In many states, including New York, employees have 180 days following an allegedly discriminatory act to file charges with either a state or local discrimination agency. They have 300 days from the allegedly discriminatory act to file with the federal EEOC.
Usually the state agency will simply share the filing with the EEOC.
But what if the employee files her state claim too late—more than the state-required 180-day limitation? Does she lose the right to file the EEOC complaint?
Recent case: Maxine Richardson, who identifies herself as a Native American, was 69 years old when she applied for a job with a library. She wasn’t hired.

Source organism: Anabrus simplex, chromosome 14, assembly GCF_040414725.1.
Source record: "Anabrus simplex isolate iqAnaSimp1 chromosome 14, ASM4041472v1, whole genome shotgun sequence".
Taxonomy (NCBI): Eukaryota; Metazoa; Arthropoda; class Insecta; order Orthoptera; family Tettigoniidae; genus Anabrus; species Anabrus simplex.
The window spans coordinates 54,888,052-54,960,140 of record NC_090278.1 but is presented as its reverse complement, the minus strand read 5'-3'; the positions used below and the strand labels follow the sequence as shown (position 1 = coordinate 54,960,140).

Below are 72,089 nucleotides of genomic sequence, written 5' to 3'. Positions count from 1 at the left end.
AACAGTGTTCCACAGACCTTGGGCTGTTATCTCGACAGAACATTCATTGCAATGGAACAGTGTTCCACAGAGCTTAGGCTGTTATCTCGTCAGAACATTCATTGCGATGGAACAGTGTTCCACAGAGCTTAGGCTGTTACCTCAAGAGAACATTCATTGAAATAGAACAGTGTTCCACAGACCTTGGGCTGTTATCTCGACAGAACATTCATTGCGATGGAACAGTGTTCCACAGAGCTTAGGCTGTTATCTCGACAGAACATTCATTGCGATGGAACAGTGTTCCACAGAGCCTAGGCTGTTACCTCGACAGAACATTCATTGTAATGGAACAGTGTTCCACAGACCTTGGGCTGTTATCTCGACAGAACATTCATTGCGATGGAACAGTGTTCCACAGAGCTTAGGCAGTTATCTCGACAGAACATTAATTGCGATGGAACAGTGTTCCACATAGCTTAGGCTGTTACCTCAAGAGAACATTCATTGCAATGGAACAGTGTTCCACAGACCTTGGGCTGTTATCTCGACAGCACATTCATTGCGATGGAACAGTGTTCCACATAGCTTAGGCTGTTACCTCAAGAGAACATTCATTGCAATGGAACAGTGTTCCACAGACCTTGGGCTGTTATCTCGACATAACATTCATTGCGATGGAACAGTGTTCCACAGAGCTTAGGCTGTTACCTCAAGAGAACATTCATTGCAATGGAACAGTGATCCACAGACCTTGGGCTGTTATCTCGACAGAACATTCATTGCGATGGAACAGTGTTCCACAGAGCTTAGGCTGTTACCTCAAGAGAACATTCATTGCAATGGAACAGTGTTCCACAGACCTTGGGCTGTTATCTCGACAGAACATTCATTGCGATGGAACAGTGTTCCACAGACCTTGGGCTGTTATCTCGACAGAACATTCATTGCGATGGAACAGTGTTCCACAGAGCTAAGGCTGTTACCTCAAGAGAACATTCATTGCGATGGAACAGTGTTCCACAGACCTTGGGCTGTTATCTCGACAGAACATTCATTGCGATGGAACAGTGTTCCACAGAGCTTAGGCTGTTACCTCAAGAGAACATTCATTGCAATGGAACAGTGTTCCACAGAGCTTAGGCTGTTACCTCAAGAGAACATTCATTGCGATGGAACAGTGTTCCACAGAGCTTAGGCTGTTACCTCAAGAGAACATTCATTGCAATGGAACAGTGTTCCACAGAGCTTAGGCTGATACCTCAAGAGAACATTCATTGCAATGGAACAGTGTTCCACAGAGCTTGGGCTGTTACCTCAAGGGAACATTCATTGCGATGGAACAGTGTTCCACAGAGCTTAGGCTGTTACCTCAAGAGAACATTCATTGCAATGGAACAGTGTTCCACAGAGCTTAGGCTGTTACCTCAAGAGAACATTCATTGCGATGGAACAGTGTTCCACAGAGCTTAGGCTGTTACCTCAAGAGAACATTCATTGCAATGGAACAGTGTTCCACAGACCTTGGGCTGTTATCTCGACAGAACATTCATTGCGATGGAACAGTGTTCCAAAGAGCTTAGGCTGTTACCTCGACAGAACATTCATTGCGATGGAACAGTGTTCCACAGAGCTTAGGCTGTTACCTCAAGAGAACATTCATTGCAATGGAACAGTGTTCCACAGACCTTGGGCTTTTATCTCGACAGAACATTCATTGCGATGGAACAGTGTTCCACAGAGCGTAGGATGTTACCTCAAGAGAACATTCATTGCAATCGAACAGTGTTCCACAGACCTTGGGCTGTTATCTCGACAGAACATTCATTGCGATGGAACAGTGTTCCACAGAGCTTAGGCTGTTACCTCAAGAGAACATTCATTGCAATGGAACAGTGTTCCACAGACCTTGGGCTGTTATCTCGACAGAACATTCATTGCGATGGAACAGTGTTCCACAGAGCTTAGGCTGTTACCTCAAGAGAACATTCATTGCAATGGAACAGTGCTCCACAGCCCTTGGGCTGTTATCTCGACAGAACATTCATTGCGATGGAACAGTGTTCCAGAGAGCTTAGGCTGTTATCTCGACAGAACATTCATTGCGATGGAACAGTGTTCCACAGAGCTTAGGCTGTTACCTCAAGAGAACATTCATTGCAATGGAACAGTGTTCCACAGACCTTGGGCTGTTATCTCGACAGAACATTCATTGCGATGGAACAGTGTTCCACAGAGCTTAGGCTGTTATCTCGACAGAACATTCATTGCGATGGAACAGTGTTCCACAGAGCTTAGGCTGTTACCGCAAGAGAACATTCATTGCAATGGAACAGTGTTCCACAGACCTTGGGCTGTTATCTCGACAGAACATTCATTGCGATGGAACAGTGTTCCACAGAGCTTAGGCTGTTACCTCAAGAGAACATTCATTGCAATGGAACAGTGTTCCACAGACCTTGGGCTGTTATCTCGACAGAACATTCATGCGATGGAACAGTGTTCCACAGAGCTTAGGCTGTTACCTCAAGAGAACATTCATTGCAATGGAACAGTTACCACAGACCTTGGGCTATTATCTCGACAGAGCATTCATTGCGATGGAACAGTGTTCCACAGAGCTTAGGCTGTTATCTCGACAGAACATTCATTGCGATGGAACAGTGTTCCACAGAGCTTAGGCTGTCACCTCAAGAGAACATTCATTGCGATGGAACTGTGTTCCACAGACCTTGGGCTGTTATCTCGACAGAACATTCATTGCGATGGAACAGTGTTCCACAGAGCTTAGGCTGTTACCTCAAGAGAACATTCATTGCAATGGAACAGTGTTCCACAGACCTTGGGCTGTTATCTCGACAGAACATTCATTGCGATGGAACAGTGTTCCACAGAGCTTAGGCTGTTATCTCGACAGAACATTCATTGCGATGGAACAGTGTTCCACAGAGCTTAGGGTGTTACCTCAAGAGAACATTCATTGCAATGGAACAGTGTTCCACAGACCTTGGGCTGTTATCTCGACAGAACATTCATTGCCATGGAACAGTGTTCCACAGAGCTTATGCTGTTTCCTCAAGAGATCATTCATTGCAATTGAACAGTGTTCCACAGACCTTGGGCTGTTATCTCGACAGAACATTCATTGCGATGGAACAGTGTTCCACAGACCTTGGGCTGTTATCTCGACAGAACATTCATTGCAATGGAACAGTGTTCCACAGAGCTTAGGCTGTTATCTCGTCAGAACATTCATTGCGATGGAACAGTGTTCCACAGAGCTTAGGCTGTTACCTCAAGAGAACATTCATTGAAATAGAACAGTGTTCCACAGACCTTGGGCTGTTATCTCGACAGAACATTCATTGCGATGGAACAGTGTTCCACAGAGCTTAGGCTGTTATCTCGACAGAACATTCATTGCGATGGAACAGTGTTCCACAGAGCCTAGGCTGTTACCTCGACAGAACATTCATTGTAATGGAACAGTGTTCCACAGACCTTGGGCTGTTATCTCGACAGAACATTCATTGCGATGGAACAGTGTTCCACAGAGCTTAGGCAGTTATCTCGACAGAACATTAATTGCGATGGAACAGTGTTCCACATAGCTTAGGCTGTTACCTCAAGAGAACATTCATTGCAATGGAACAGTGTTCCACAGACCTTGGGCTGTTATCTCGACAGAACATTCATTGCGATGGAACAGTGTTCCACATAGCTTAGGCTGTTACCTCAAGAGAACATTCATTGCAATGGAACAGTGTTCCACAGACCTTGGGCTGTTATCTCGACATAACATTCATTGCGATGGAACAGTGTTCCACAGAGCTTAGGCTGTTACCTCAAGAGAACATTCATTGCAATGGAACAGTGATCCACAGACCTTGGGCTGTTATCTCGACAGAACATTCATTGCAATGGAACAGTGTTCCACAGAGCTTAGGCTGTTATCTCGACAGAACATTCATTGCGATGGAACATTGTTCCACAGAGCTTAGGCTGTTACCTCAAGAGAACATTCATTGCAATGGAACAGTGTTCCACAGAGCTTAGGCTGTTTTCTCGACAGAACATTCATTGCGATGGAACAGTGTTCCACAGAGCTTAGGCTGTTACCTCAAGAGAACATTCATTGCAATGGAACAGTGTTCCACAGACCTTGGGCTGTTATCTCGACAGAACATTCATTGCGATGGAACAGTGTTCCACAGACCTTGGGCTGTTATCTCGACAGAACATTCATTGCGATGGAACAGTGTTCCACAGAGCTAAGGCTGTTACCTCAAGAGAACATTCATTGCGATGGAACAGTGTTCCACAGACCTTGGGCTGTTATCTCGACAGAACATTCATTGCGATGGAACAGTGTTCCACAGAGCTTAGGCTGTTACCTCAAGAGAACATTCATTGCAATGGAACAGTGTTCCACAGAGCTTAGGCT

More than 180 days later, she filed a national-origin and age discrimination complaint with a state agency. The state forwarded the complaint to the EEOC as part of the arrangement extending the deadline for filing EEOC complaints to 300 days.
The library argued that because Richardson filed her state claim late, she lost the right to file her federal claim, too. The trial court agreed.
But Richardson appealed and the 2nd Circuit Court of Appeals reinstated her lawsuit.
It said the law is clear—even if an employee misses the state deadline, the fact that there is a state agency in place means that the employee has up to 300 days to file with the EEOC. (Richardson v. Hartford Public Library, No. 10-CV-1066, 2nd Cir., 2010)
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